‘Women in Trouble’ doesn’t quite rise to the occasion
The almost entirely female cast of Women In Trouble tend to be taut, leggy twenty- and thirtysomethings with long, flowing locks, who look great in lacy underwear and high heels. The actresses are made to look so similar in Sebastian Gutierrez’s stylized ensemble comedy, it’s often hard to tell the characters apart.
As a handful of random women meet, confess their secrets, and bond during the course of one day in an unnamed city (it was shot in L.A.), viewers might feel like they’re watching that show on the Playboy Channel where the bunnies wander around the mansion and talk about their insular lives; it provides eye candy for awhile but it never feels like real life. A plucky Carla Gugino plays porn star Elektra Luxx (hers is “the most popular celebrity vagina on the market”), who’s astonished to learn she’s pregnant. On the way out of the clinic, she gets stuck in a malfunctioning elevator with Doris (Connie Britton), a woman with a secret to unload.
Elektra’s co-star, Holly Rocket (Adrianne Palicki), a sweet dimbulb who keeps getting backed-into by cars, joins her call-girl pal (Emmanuelle Chriqui) on a disastrous job that sends them fleeing for their lives to a lesbian bar. En route, they pick up a therapist neighbor (Sarah Clarke), who’s just caught her husband (Simon Baker) cheating with the mother of her adolescent client. (This infant savant girl is meant to be the sensible center of the story, although the actress, Isabella Gutierrez, the director’s daughter, bears an unsettling resemblance to the demon child in Orphan.) Meanwhile, a flight attendant (Marley Shelton) has an airborne close encounter with a legendary British rocker (a very funny cameo by Josh Brolin).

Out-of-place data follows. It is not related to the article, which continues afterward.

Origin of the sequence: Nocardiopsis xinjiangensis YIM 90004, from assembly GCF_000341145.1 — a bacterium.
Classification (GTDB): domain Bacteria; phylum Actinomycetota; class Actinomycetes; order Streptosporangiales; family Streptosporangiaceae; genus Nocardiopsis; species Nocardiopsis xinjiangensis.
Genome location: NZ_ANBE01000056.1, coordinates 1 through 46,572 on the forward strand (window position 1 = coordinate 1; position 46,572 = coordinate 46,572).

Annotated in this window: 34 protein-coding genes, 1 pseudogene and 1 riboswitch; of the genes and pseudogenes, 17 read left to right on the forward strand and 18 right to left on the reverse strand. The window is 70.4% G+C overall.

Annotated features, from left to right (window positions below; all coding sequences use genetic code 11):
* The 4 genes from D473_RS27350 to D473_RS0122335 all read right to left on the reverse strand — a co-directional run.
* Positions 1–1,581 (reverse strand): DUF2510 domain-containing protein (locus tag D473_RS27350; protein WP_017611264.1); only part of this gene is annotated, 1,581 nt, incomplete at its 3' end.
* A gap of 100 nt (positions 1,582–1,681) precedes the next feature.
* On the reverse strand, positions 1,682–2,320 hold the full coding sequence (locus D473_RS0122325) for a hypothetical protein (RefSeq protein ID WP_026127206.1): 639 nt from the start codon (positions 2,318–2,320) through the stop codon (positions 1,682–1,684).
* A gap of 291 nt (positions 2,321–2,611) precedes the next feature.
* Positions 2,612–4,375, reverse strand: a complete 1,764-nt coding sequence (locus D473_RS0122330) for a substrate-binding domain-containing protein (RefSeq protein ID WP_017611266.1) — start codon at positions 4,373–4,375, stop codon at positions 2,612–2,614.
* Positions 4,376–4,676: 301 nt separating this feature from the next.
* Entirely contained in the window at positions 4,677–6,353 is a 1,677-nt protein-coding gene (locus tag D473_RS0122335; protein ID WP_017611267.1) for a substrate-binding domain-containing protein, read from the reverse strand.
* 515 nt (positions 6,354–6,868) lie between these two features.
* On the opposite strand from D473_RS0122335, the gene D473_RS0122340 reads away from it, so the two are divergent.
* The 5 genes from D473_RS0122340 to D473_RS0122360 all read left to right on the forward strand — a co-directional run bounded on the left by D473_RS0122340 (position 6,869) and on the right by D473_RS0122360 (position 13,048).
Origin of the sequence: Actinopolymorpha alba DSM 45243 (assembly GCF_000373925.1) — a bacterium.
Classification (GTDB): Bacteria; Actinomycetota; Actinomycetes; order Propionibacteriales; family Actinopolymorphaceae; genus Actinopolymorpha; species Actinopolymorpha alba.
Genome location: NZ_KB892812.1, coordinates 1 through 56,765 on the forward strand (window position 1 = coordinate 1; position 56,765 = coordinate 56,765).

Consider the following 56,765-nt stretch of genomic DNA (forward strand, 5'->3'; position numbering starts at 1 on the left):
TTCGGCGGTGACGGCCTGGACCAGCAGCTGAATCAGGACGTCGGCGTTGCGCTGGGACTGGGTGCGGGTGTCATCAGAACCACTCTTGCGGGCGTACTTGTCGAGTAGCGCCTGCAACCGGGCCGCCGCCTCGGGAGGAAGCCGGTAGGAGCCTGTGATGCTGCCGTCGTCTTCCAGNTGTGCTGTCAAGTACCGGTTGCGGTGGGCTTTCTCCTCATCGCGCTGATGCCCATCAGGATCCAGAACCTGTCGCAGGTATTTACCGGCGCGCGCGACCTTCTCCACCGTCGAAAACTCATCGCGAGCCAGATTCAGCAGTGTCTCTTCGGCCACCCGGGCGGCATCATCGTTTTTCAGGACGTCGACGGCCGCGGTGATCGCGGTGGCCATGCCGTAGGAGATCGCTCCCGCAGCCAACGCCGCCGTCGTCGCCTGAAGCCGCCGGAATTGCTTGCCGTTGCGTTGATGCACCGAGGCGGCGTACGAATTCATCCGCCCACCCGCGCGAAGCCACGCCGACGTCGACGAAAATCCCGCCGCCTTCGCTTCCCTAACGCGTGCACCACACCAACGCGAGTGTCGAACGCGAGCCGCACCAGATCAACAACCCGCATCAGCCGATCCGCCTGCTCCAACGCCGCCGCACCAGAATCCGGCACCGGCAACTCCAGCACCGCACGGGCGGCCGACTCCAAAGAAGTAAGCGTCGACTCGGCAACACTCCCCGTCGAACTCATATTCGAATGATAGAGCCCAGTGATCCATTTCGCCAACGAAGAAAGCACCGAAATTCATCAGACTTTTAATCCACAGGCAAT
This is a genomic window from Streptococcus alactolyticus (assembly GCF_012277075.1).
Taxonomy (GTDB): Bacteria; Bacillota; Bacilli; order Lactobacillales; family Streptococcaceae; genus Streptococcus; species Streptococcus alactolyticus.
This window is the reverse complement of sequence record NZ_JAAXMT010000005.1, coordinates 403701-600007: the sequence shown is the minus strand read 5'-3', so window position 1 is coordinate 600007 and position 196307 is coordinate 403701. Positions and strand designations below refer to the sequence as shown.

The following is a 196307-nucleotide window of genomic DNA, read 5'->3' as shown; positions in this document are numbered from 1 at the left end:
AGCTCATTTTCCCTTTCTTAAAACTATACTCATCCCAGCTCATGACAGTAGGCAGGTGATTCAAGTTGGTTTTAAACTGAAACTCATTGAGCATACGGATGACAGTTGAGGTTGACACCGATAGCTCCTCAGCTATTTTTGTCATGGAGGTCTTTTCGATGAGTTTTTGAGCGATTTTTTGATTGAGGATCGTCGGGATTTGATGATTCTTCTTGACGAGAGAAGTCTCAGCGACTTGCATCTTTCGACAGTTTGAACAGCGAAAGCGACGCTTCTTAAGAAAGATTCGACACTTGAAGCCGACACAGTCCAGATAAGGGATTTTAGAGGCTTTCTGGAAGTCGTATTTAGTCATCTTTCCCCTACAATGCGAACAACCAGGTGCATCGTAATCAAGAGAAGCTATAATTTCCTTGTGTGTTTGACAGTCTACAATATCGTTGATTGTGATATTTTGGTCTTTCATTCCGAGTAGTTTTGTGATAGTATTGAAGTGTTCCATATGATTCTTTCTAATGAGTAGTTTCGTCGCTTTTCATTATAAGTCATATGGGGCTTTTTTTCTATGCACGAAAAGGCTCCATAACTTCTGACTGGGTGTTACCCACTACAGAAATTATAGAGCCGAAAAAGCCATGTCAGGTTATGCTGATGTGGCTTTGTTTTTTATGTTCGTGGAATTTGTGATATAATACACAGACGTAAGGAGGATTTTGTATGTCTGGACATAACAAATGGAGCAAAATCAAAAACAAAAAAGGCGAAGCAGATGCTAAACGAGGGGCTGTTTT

Gutierrez has written some scripts with Pedro Almodóvar, and Women In Trouble is very much in the vein of the latter’s florid farcical melodramas. The dialogue can be amusing. (Elektra is a natural in porn, she says, because her “grandmother was a gypsy sword-swallower.”) What’s missing is the earthy humanism and compassion in the best of Almodóvar’s films. Gutierrez’s dizzy femmes careen around in an alternative universe of sexy silliness. (Only the intrepid Gugino and Britton, have enough screen time and chutzpah to earn viewer sympathy and interest.)
Gutierrez borrows the lollipop veneer of his mentor’s films without providing a reason to care about any of it. His movie is Almodóvar Lite.
WOMEN IN TROUBLE ★★ With Carla Gugino, Adrianne Palicki, Sarah Clarke, Simon Baker and Marley Shelton. (R) 92 minutes.